Investing in Books is always more fruitful than any Software or gaming platforms or any other electronic gadget as a book is far more enthralling than any other means of entertainment. Buying Good books is a virtue. I still remember the years in which my entire summer holidays are spent just sitting in bed from mornin till night and reading Archies,Enid Blyton Children series like Nancy Drew,Famous Five etc.... from age 10 till 15. Then i graduated myself to Michael Crichton,John Grisham,Jeffrey Archer, John Hadley Chase,Stephen King and my favorite of all time Sydney Sheldon.This serial reading of novels perhaps made me a couch potato and i never went outside in my childhood but atleast it helped me to have a vivid imagination and create absolute virtual worlds in my mind. When i bought the paperback version of this book from Landmark - I was really excited as i heard good reviews about the first one in the series and how popular it was.the Foreword told me that there is no structure in this book and no two case studies are correlated. You are informed about the business acumen of prostitutes in one page and right to the solution of Global warming by artificial Global cooling in the other page.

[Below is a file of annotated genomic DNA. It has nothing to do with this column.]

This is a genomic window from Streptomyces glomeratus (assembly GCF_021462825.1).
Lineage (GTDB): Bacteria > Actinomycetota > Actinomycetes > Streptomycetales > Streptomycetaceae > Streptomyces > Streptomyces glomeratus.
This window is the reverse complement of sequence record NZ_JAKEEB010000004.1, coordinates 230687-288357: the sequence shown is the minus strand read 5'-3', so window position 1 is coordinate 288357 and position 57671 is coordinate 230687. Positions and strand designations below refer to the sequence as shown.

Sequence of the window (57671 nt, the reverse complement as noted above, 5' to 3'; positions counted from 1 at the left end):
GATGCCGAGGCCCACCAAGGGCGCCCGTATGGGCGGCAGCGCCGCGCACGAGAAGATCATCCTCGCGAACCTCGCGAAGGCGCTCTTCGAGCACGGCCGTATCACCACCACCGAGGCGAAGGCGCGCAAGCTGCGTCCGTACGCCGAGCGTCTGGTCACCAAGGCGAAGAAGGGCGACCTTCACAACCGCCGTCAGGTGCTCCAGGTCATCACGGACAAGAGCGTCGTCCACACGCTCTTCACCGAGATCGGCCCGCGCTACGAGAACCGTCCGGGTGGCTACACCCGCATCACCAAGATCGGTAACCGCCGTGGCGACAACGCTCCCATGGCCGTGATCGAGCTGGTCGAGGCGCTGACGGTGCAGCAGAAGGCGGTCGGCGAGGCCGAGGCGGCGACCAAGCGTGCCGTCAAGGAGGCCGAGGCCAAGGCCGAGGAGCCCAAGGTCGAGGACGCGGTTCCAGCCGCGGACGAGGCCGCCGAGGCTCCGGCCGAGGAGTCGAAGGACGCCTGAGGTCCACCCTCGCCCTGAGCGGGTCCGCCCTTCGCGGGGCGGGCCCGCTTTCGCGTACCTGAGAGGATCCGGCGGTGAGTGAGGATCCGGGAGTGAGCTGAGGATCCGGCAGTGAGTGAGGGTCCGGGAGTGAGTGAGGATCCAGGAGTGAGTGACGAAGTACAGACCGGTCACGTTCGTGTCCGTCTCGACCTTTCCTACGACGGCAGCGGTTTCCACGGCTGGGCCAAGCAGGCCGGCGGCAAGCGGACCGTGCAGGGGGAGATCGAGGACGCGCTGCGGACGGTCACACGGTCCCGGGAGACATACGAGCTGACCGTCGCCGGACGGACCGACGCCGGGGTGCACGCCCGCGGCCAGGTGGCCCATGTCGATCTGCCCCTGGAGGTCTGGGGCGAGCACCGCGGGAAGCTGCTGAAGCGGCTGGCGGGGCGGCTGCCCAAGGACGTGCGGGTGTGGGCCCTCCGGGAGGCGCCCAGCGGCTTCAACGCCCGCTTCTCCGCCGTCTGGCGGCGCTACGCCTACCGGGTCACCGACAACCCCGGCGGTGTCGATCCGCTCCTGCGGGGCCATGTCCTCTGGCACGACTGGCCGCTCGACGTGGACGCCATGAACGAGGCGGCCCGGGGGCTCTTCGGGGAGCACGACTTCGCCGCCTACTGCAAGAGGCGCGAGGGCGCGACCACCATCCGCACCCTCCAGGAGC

The Book shows certain statistics to debunk some of the perceived assumptions of Society like. a)"How Walking drunk is more dangerous than Driving Drunk" b)"How Prostitution is the most lucrative profession for American women" c)"How Airline hijacking is actually the most inefficient forms of Terrorism" d)"How Infants are generally ignored in Car safety" e)"How pumping a pollutant just 10 feet high in the air actually prevents global warming" This book looks at certain innocuous statistics and derive a hypothesis which is not exactly believable.But the Book is quite convincing and will leave you cursing why such simple solutions cant be implemented to solve all our troubles. Then you will probably realize all these hypothesis are simply just solutions in theory and not in practice.

Interesting speech on Economics by Nobel Laureaute Joseph Stiglitz